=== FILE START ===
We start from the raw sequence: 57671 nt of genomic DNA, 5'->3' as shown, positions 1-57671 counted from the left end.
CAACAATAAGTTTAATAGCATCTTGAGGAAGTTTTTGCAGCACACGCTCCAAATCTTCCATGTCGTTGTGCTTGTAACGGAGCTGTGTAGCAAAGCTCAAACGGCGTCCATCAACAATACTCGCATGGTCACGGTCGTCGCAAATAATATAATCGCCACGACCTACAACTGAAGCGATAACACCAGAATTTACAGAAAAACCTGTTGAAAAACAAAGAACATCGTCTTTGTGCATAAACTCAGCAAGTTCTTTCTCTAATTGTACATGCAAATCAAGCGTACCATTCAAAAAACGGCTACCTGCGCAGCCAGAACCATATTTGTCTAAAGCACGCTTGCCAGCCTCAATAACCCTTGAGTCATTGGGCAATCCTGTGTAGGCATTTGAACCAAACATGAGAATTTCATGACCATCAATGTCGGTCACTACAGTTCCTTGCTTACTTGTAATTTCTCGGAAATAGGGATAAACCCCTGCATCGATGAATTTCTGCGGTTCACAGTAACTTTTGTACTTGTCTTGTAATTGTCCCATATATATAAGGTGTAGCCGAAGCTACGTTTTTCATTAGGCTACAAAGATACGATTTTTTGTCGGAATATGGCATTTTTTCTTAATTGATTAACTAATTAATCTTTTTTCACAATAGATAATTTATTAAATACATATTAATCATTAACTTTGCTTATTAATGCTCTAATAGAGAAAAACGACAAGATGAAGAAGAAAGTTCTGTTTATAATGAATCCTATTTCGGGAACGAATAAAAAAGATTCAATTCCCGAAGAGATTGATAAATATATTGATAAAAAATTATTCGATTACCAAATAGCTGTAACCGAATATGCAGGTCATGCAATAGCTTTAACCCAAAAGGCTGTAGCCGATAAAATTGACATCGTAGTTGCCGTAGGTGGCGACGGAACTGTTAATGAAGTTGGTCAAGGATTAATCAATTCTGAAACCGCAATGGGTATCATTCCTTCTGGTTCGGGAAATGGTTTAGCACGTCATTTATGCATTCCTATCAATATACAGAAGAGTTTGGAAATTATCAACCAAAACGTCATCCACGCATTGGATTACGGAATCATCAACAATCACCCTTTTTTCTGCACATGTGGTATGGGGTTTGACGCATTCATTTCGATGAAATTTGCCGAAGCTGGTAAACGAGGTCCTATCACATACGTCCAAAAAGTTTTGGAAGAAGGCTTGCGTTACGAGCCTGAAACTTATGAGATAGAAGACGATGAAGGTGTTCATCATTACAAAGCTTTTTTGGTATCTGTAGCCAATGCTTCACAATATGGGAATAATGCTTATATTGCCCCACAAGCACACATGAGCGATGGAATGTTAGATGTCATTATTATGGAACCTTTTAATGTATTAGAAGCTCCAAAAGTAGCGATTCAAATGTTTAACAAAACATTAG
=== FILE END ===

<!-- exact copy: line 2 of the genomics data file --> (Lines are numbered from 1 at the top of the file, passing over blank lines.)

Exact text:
CAACAATAAGTTTAATAGCATCTTGAGGAAGTTTTTGCAGCACACGCTCCAAATCTTCCATGTCGTTGTGCTTGTAACGGAGCTGTGTAGCAAAGCTCAAACGGCGTCCATCAACAATACTCGCATGGTCACGGTCGTCGCAAATAATATAATCGCCACGACCTACAACTGAAGCGATAACACCAGAATTTACAGAAAAACCTGTTGAAAAACAAAGAACATCGTCTTTGTGCATAAACTCAGCAAGTTCTTTCTCTAATTGTACATGCAAATCAAGCGTACCATTCAAAAAACGGCTACCTGCGCAGCCAGAACCATATTTGTCTAAAGCACGCTTGCCAGCCTCAATAACCCTTGAGTCATTGGGCAATCCTGTGTAGGCATTTGAACCAAACATGAGAATTTCATGACCATCAATGTCGGTCACTACAGTTCCTTGCTTACTTGTAATTTCTCGGAAATAGGGATAAACCCCTGCATCGATGAATTTCTGCGGTTCACAGTAACTTTTGTACTTGTCTTGTAATTGTCCCATATATATAAGGTGTAGCCGAAGCTACGTTTTTCATTAGGCTACAAAGATACGATTTTTTGTCGGAATATGGCATTTTTTCTTAATTGATTAACTAATTAATCTTTTTTCACAATAGATAATTTATTAAATACATATTAATCATTAACTTTGCTTATTAATGCTCTAATAGAGAAAAACGACAAGATGAAGAAGAAAGTTCTGTTTATAATGAATCCTATTTCGGGAACGAATAAAAAAGATTCAATTCCCGAAGAGATTGATAAATATATTGATAAAAAATTATTCGATTACCAAATAGCTGTAACCGAATATGCAGGTCATGCAATAGCTTTAACCCAAAAGGCTGTAGCCGATAAAATTGACATCGTAGTTGCCGTAGGTGGCGACGGAACTGTTAATGAAGTTGGTCAAGGATTAATCAATTCTGAAACCGCAATGGGTATCATTCCTTCTGGTTCGGGAAATGGTTTAGCACGTCATTTATGCATTCCTATCAATATACAGAAGAGTTTGGAAATTATCAACCAAAACGTCATCCACGCATTGGATTACGGAATCATCAACAATCACCCTTTTTTCTGCACATGTGGTATGGGGTTTGACGCATTCATTTCGATGAAATTTGCCGAAGCTGGTAAACGAGGTCCTATCACATACGTCCAAAAAGTTTTGGAAGAAGGCTTGCGTTACGAGCCTGAAACTTATGAGATAGAAGACGATGAAGGTGTTCATCATTACAAAGCTTTTTTGGTATCTGTAGCCAATGCTTCACAATATGGGAATAATGCTTATATTGCCCCACAAGCACACATGAGCGATGGAATGTTAGATGTCATTATTATGGAACCTTTTAATGTATTAGAAGCTCCAAAAGTAGCGATTCAAATGTTTAACAAAACATTAG